SANTA MONICA, Calif. – Organizers of Santa Monica’s well known Christmas Nativity scene at Palisades Park are accusing atheists of “hijacking” the tradition.

Atheist groups objected to use of the park by churches to espouse a religious message and applied to the city for their own spaces.

Officials used a lottery to dole out spots in the prime location along Ocean Avenue. Of the 21 plots in the park open for displays, the atheists won 18. The Nativity story that once took 14 displays to tell – from the Annunciation, continuing to the manger in Bethlehem and onto infant Jesus’ journey to Egypt and back to Nazareth – had to be abridged to three and crammed into two plots.

“A small group of out-of-town atheists is trying to hijack Santa Monica’s nearly 60-year-long Christmas tradition,” said Hunter Jameson, chairman of the Santa Monica Nativity Scenes Committee, the group that works with more than a dozen churches and civic groups to organize the display.

Jameson said he intends to keep the Nativity tradition many have enjoyed since 1953 from being displaced. The park, he said, is the “historic home where it really belongs.”

“Their goal is getting rid of us, and squelching our First Amendment rights,” said Jameson, 65, who no longer lives in Santa Monica but still worships at Lighthouse Church of Santa Monica.

Patrick Elliott, a lawyer for the Freedom from Religion Foundation, said tradition is no excuse for violating the boundaries between church and state. “Just because they’re long-standing doesn’t mean they’re right,” he said.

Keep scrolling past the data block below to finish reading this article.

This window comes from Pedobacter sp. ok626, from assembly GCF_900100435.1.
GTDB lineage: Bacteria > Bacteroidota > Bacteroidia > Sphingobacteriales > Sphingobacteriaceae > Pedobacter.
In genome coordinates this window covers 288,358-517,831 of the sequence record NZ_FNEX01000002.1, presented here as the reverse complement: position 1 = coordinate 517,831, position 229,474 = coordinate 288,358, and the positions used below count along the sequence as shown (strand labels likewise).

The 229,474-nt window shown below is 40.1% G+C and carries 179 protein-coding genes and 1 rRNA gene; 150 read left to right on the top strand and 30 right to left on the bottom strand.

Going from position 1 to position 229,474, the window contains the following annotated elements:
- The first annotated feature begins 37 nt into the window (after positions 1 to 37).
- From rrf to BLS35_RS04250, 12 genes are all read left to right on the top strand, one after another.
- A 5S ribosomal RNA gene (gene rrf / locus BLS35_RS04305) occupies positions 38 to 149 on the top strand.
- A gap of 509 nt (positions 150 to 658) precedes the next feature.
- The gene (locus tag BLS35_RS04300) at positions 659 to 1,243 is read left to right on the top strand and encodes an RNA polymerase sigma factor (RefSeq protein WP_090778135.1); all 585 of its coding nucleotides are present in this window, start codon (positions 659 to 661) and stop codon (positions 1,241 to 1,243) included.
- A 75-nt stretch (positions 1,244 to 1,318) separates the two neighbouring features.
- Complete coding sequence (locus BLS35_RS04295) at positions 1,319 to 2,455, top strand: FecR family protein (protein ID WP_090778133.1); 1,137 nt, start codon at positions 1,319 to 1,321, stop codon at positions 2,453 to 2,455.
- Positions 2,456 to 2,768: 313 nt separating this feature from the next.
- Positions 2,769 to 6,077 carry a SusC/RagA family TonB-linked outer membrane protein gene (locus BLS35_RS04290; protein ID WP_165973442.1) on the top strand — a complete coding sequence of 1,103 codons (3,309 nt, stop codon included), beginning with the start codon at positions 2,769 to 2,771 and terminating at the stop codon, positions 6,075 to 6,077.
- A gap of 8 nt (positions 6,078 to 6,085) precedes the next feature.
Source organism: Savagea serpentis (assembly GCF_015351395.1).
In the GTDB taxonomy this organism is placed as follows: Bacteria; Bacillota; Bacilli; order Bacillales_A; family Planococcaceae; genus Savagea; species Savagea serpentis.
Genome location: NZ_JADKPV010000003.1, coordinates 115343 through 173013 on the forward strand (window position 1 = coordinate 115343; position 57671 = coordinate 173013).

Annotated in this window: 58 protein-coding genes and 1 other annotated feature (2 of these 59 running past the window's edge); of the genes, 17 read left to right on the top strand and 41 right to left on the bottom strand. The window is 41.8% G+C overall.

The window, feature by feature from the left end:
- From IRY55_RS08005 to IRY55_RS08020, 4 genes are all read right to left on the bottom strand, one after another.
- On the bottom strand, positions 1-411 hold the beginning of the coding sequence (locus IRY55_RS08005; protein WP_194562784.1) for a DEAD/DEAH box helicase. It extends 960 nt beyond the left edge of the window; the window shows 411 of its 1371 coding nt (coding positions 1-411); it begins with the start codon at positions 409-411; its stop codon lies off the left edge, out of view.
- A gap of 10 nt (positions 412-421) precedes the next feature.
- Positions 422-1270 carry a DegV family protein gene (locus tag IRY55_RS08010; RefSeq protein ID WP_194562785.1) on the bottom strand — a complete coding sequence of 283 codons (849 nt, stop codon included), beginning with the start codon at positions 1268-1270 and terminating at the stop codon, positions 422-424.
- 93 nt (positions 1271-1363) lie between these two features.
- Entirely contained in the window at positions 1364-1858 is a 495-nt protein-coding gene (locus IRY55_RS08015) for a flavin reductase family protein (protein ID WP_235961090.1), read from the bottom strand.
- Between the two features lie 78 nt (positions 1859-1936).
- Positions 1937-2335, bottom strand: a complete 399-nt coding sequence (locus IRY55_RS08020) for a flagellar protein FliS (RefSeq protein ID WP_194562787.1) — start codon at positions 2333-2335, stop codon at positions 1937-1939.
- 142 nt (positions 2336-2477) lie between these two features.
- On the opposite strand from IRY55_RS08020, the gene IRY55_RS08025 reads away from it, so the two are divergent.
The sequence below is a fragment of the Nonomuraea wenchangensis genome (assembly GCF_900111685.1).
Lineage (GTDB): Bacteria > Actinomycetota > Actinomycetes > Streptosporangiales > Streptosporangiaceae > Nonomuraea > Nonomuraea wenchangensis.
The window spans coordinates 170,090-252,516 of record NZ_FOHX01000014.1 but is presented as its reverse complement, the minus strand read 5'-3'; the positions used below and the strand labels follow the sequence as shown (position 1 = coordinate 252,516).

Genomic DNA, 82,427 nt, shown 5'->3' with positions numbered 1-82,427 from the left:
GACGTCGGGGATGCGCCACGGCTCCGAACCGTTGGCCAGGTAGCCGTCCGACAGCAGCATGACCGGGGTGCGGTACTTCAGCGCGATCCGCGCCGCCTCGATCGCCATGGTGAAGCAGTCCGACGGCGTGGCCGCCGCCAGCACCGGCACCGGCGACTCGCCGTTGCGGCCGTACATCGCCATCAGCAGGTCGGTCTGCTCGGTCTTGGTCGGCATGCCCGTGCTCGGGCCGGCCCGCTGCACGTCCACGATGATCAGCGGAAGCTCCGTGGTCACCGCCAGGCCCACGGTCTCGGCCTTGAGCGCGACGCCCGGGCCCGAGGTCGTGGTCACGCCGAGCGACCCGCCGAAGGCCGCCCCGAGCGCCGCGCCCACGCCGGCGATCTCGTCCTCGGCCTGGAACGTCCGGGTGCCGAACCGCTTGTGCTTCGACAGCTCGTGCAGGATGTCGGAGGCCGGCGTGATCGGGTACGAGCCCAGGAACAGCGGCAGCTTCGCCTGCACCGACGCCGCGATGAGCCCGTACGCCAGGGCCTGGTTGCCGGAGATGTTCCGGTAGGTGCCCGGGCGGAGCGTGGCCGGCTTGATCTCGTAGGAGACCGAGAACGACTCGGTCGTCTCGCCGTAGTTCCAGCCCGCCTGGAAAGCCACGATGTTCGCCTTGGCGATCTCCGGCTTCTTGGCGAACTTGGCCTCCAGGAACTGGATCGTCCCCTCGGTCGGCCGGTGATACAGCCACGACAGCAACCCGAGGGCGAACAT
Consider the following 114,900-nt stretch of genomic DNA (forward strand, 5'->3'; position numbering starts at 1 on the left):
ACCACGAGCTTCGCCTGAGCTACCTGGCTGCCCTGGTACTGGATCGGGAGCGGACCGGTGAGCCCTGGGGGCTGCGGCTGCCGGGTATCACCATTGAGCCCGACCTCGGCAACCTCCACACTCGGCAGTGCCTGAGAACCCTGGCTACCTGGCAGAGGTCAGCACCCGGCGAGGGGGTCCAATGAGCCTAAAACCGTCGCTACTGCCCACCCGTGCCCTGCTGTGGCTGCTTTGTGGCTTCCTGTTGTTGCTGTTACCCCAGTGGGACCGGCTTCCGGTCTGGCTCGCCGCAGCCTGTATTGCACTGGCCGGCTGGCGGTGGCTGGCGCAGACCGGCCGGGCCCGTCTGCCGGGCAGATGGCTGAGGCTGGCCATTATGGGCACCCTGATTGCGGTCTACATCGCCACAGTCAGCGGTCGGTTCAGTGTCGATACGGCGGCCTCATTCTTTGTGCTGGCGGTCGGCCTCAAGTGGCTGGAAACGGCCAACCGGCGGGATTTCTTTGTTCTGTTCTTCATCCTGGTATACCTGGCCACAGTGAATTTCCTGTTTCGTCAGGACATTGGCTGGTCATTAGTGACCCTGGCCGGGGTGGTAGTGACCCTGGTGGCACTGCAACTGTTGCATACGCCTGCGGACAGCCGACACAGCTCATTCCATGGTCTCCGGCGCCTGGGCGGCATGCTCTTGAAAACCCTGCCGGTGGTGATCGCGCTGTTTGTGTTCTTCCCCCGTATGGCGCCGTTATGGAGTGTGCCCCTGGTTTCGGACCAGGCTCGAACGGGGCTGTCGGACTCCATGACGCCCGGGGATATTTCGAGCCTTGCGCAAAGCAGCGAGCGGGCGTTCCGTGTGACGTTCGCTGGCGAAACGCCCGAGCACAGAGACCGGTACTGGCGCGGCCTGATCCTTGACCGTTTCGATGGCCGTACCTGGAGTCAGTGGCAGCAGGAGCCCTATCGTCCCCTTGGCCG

Annie Laurie Gaylor, co-president of the foundation, said December is a busy time for the organization’s attorneys, who challenge the use of public spaces for religious messages.

Gaylor called such displays a “territorial attempt by Christians to impose their beliefs in this season.”

“That creates an atmosphere of intimidation,” she said, noting that vandals destroyed the organization’s banner after it was hung in Palisades Park.

In Santa Monica, atheist Damon Vix, 43, called national organizations seeking help because he felt marginalized by the display.

Last year, Vix, a Burbank prop maker, put up a display of his own: signs with quotes from Thomas Jefferson, quotes his critics say are of dubious veracity. (It’s worth noting that both sides suspect the Founding Fathers would support them.)

Others have complained the atheists should at the very least come up with something more than a sign attached to a chain-link cage, and use more of the space they have been allotted. “I wish they had been more creative,” one city councilman said.